Healthcare Industry News: pagoclone
News Release - May 24, 2006
Indevus Announces Promising Phase II Data for Pagoclone In StutteringCompound Achieves Multiple Primary and Secondary Endpoints and is Well-Tolerated
Investor Conference Call Planned for May 24, 2006, 9:00 A.M. Eastern Time
LEXINGTON, Mass.--(HSMN NewsFeed)--May 24, 2006--Indevus Pharmaceuticals, Inc. (NASDAQ: IDEV ) today announced top line results from the Company's Phase II clinical trial for pagoclone in persistent developmental stuttering. Results from the trial show that pagoclone produces a statistically significant benefit in multiple primary and secondary endpoints compared to placebo. Additionally, pagoclone produced either numerically superior improvement or trends for significant improvement on virtually all other primary and secondary endpoints when compared to placebo. pagoclone was also shown to be well tolerated and not associated with any serious adverse events. The Company will host a conference call and webcast today at 9:00 a.m. eastern time (details follow below).
The Phase II trial, known as the EXPRESS study, was an 8-week, placebo controlled, double-blind, multi-center trial with an open label extension. There were a total of 132 patients randomized in the trial. Eighty-eight patients received escalating doses of pagoclone from 0.3 mg to 0.6 mg per day. Forty-four patients received placebo. Seventy-nine percent of the patient population was male which is reflective of the gender distribution of this disorder.
As a result of the promising outcome of this study, the Company plans to meet with the FDA in an End of Phase II meeting to discuss the findings and its plans for further clinical development.
"Indevus has completed what we believe is the largest pharmaceutical trial ever conducted for stuttering and the results are very exciting," stated Glenn L. Cooper, M.D., chairman, president and chief executive officer of Indevus. "Our results today show that stuttering, a condition with no approved pharmacological treatment, is potentially treatable with pagoclone. This study was designed as an exploratory trial to follow up on a limited number of observations of the effect of pagoclone on stuttering during previous anxiety trials. The design of the EXPRESS trial enabled us to evaluate the condition from several clinical perspectives and we believe this provides us with a strong foundation to develop a clinical plan for further development."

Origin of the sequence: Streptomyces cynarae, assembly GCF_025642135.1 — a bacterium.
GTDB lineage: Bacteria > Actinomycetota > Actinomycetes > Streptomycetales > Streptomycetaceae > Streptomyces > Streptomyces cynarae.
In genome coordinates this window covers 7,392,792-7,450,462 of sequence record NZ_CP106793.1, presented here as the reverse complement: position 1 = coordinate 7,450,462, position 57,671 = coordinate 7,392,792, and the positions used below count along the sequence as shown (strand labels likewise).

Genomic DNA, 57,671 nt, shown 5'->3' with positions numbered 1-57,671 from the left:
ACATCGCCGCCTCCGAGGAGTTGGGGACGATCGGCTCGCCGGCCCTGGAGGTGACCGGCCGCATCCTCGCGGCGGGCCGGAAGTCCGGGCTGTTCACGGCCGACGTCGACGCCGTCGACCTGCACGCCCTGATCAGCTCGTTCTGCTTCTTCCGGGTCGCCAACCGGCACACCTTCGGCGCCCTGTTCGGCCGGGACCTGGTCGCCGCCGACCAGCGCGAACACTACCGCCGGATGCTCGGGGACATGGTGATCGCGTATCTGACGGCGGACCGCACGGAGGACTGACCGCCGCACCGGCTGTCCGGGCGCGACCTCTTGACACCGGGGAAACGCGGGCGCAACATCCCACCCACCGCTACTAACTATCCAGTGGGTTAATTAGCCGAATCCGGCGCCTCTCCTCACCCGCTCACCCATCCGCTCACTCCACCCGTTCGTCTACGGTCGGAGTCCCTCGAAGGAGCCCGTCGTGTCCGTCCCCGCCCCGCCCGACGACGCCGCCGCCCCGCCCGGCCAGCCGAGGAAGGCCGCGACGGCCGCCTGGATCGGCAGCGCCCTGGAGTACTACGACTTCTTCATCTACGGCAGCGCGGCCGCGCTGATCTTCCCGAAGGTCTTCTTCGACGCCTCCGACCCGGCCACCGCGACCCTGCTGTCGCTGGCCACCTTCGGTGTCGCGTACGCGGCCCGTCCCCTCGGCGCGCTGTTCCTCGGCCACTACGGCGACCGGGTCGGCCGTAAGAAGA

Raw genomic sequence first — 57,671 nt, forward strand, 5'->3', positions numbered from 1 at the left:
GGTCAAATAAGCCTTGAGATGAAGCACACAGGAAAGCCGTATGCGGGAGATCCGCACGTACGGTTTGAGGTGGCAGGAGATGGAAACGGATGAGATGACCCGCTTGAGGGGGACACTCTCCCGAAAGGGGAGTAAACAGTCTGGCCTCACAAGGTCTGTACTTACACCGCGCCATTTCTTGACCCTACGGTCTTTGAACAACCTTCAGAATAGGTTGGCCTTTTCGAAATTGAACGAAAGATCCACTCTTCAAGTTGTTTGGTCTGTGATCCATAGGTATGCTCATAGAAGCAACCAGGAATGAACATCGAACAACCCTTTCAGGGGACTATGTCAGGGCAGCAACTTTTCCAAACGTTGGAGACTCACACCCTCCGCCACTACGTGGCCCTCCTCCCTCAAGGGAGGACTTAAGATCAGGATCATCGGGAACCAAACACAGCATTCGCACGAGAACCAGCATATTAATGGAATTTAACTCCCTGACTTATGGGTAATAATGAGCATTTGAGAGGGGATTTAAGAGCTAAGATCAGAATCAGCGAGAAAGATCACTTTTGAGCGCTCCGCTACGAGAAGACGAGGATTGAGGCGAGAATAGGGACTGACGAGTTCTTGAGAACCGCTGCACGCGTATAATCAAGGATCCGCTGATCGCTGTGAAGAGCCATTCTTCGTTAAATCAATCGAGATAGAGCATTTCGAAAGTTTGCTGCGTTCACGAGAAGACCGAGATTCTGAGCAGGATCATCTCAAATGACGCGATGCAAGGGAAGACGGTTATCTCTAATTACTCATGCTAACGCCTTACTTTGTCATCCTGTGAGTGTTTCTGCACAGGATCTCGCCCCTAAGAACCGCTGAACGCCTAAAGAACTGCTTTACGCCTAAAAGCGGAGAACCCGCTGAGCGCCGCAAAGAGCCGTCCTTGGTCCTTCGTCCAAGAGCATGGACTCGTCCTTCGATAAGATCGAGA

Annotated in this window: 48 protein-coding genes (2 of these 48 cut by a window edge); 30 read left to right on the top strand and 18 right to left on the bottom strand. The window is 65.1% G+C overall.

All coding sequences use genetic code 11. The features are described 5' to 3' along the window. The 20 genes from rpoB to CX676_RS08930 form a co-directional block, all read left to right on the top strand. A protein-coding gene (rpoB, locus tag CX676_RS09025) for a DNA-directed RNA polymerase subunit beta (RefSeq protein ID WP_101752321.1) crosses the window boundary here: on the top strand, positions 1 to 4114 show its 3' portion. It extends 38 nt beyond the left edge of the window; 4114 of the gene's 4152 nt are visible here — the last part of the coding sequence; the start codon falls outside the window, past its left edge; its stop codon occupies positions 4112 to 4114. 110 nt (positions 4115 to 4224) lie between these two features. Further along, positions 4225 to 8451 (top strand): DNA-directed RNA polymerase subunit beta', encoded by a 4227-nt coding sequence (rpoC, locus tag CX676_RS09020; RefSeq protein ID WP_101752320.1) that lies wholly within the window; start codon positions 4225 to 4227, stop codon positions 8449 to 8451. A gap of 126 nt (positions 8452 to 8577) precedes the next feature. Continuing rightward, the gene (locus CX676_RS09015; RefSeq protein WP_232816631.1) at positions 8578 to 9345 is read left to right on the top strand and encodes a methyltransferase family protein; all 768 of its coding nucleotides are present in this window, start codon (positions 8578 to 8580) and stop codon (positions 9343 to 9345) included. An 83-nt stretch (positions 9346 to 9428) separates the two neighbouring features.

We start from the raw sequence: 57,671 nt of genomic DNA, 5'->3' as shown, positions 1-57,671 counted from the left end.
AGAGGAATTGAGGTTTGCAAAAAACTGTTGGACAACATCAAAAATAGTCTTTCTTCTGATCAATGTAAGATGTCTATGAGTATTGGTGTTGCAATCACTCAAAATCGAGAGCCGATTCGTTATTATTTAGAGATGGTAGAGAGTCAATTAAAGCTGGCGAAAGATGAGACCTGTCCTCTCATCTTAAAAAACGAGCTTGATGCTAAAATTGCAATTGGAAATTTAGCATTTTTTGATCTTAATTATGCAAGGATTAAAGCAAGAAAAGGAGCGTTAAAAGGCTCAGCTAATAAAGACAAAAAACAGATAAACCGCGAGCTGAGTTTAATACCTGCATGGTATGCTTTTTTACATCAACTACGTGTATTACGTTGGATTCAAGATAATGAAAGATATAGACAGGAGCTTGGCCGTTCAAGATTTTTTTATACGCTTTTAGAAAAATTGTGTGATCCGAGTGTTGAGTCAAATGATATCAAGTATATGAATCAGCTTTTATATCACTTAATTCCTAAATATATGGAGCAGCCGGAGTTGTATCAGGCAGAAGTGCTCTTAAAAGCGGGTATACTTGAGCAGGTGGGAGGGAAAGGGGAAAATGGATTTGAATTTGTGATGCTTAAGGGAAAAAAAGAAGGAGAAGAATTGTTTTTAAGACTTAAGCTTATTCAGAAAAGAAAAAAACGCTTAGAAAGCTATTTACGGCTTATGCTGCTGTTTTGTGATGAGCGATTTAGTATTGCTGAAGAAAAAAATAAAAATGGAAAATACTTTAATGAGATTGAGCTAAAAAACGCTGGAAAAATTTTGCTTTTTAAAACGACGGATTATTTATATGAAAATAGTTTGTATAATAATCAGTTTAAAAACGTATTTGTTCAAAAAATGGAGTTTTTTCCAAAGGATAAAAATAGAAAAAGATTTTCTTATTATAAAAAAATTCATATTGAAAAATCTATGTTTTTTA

Gerald A. Maguire, M.D., associate professor, department of psychiatry, University of California, Irvine School of Medicine, stated, "Being a person who stutters and a physician who researches and treats stuttering, I am very excited about the results of this trial. As an investigator on this study, I saw first hand the positive impact pagoclone can have on the lives of patients. Consistent with the results of the entire study sample, more than half of my pagoclone treated patients had a clinically meaningful decrease in the severity of their stuttering. Although there is no cure for stuttering, pagoclone holds significant promise as a well-tolerated, effective and viable treatment for the millions of Americans who stutter."
Dr. Maguire will deliver a keynote address at the National Stuttering Association's 23rd Annual Conference on June 30, 2006 in Long Beach, California, where he will discuss the neurological basis of stuttering and treatment considerations. Additionally, Dr. Maguire will discuss these top line data on behalf of the EXPRESS investigators at a meeting of the International Fluency Association on July 27, 2006 in Dublin, Ireland. A manuscript will be submitted to a leading peer reviewed journal and the Company hopes to have the detailed results of the trial published in the near future.
The primary endpoints evaluated in the double-blind, phase of the study were the Frequency and Duration Subscale of the Stuttering Severity Instrument Version 3 (SSI-3), the Stuttering Severity Scale (SEV) and the Subjective Screening of Stuttering (SSS) Severity Subscore. Given that this was an exploratory study, pre-specified analyses utilized 1-tailed tests of significance.